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Land is not a mere commodity, but an essential element for the realization of many human rights.
Land is a cross-cutting issue that impacts directly on the enjoyment of a number of human rights. For many people, land is a source of livelihood, and is central to economic rights. Land is also often linked to peoples’ identities, and so is tied to social and cultural rights.
The human rights aspects of land affect a range of issues including:
Food insecurity, climate change and rapid urbanization have also refocused attention on how land is being used, controlled and managed by States and private actors.
Urban development projects have led to socioeconomic polarization in cities owing to escalating costs of land and housing and depletion of low-income housing. Measures taken to protect the environment are also at times in conflict with the interests and human rights of populations that depend on land for subsistence and survival.
Forced eviction for millions of people around the world results in their being homeless, landless, or living in extreme poverty and destitution.
Land remains a crucial element in conflict and post-conflict contexts. When conflict ends, the restitution of housing, land and property rights for returning refugees and internally displaced persons constitutes a fundamental part of peacebuilding.
Failure to effectively prevent and mitigate environmental degradation and the negative impact of climate change could drastically reduce access to land, especially for marginalized groups.
Realizing women’s rights to land and other productive resources (2020)
This updated 2nd edition offers guidance to lawmakers, policymakers and civil society to support laws, policies and programmes that respect, protect and fulfil women’s rights to land and other productive resources. The publication shows how women’s rights to land and other productive resources are connected to the achievement of the 2030 Agenda for Sustainable Development, adopted by the United Nations General Assembly in 2015.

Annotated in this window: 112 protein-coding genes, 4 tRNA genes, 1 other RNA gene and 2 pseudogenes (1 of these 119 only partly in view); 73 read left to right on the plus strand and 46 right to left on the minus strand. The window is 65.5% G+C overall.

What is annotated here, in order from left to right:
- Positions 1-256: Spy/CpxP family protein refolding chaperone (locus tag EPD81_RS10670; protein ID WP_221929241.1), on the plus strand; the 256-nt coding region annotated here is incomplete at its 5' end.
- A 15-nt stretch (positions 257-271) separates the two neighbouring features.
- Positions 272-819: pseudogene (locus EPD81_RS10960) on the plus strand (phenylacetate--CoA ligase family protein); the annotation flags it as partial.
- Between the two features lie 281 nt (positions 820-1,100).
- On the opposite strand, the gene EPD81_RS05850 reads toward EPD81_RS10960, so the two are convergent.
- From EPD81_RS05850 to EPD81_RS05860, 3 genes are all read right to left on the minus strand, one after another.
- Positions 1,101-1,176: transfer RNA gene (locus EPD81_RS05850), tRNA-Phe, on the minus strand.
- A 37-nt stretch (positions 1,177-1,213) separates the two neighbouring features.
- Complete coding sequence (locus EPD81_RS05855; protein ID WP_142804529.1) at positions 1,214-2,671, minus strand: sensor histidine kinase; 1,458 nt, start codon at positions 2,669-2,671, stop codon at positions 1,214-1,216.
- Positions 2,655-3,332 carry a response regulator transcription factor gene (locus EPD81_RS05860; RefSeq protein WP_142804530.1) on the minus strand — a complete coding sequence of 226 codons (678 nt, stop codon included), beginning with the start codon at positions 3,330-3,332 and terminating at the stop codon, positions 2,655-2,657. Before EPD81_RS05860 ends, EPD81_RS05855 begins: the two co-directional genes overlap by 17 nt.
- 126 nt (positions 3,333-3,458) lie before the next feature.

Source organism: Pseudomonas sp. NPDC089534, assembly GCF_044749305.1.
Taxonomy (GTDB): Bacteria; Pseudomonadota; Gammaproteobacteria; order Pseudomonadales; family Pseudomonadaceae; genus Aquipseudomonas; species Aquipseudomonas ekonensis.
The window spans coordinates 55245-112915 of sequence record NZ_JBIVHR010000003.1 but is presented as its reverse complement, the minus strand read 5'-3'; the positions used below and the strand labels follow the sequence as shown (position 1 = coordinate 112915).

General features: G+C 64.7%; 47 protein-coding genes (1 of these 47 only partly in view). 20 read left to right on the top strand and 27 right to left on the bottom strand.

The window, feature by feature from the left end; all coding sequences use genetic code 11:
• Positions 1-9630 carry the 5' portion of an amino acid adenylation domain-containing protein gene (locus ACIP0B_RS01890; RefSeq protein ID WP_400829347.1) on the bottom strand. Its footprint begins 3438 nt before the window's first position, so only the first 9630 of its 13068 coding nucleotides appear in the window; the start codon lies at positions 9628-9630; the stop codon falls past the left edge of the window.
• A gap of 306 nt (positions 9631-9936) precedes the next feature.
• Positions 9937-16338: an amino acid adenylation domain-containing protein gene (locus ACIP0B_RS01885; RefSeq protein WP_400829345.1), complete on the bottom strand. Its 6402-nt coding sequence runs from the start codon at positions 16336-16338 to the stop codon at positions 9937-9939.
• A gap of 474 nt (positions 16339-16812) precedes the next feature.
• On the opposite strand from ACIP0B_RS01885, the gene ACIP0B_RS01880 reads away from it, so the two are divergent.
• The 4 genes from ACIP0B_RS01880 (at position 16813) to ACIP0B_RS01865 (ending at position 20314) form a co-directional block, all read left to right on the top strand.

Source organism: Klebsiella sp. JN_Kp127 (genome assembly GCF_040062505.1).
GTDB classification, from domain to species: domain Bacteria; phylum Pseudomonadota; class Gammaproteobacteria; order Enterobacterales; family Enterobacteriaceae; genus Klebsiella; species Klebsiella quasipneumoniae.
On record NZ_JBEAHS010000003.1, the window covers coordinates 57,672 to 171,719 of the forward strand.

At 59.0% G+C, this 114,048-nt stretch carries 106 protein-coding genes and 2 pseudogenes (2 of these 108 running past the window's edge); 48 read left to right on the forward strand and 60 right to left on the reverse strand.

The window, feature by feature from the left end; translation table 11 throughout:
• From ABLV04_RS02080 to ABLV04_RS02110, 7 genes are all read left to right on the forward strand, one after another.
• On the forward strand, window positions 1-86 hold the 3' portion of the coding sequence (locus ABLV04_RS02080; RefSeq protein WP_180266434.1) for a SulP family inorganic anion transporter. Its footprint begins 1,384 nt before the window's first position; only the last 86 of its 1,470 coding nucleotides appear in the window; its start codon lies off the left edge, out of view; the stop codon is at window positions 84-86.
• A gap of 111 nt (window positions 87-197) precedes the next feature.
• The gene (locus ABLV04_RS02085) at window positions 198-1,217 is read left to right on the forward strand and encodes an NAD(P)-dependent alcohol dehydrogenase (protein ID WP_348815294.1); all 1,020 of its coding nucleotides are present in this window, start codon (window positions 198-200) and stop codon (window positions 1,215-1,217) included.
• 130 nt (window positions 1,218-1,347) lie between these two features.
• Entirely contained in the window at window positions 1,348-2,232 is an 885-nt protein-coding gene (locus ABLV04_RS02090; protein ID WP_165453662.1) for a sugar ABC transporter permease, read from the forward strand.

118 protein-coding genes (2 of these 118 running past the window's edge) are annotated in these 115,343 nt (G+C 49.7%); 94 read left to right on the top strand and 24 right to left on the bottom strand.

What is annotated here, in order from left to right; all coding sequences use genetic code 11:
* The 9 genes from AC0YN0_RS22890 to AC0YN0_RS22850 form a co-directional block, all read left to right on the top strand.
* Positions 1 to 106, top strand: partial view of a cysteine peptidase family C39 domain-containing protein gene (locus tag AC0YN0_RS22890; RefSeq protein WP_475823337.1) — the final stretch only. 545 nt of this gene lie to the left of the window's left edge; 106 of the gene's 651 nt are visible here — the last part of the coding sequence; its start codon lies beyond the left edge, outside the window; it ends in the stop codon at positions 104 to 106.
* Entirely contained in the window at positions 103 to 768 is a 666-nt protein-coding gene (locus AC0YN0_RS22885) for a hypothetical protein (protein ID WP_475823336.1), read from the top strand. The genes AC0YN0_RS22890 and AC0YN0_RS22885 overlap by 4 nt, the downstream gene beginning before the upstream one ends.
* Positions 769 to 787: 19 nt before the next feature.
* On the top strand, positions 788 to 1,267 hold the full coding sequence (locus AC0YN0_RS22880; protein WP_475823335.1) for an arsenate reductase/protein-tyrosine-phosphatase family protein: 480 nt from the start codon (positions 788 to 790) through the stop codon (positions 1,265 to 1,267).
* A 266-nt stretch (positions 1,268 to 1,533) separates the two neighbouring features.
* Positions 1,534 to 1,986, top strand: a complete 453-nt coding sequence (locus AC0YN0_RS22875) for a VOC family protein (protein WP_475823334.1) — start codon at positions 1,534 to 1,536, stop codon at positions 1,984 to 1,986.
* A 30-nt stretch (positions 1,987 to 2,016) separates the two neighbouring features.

Land and Human Rights - Standards and Application (2015) (OHCHR publication)
This concise, user-friendly guide on key international legal standards covers international human rights, humanitarian and criminal law. It is based on research into the relevant international and regional legal instruments, and the interpretation and application of these standards by the United Nations human rights mechanisms. It also outlines jurisprudence of international and regional human rights bodies.
Land and Human Rights: Annotated Compilation of Case Law (2015) (OHCHR publication)
This compilation aims to clarify the normative linkages between human rights and land through the lens of jurisprudence. It covers case law relevant to the various aspects of land and human rights, including indigenous or tribal peoples’ rights, non-discrimination and equality, and relating to explicit human rights standards.
Report of the United Nations High Commissioner for Human Rights on land and human rights (2014)
In 2014, the High Commissioner for Human Rights presented a report to the UN Economic and Social Council on land and human rights, and in particular on land management, States’ obligations and other actors’ responsibilities.
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Women face a wide range of issues when it comes to access, use and control over land and its productive resources. In many countries, the lack of secure tenure, control and ownership of land, and discrimination in inheritance are a few causes that negatively impacts women's livelihoods, food security, economic independence and physical security.
For more on this topic see women and land, property and housing.
An increasing number of people are forcibly evicted or displaced from their land to make way for large-scale development or business projects, such as dams, mines, oil and gas installations or ports. In many countries the shift to large-scale farming has also led to forced evictions, displacements and local food insecurity, which in turn has contributed to an increase in rural to urban migration and consequently further pressure on access to urban land and housing.
Learn more about forced evictions.
Deliberate destruction and unlawful acquisition of land, land-related resources as well as land records are often results and drivers of today’s armed conflicts.
In the post-conflict phase, the restitution of housing, land and property for returning refugees and internally displaced persons (IDPs) is a fundamental part of reconstruction and peace-building.
In March 2019, the Secretary-General issued a Guidance Note on "The United Nations and Land and Conflict" (PDF), a milestone in the journey towards a sustained and coherent engagement of the UN System on land and conflict to prevent conflict and sustain peace. Developed by a number of UN agencies including UN Human Rights, the note makes explicit the link between conflicts, climate risks, natural resources’ management, displacement and land.
See also the report of the Expert Group meeting on early warning of violence and conflict: land and human rights in South East Asia (DOCS).
Governance of land is central to the protection and promotion of human rights. The UN Human Rights office has contributed to policy instruments on this topic such as the Voluntary Guidelines on the Responsible Governance of Tenure of Land, Fisheries and Forests in the Context of National Food Security, aimed to improve the governance of tenure of land with the overarching goal of achieving food security for all.
For more on this topic, and to access other voluntary guidelines, please see FAO’s information resources page.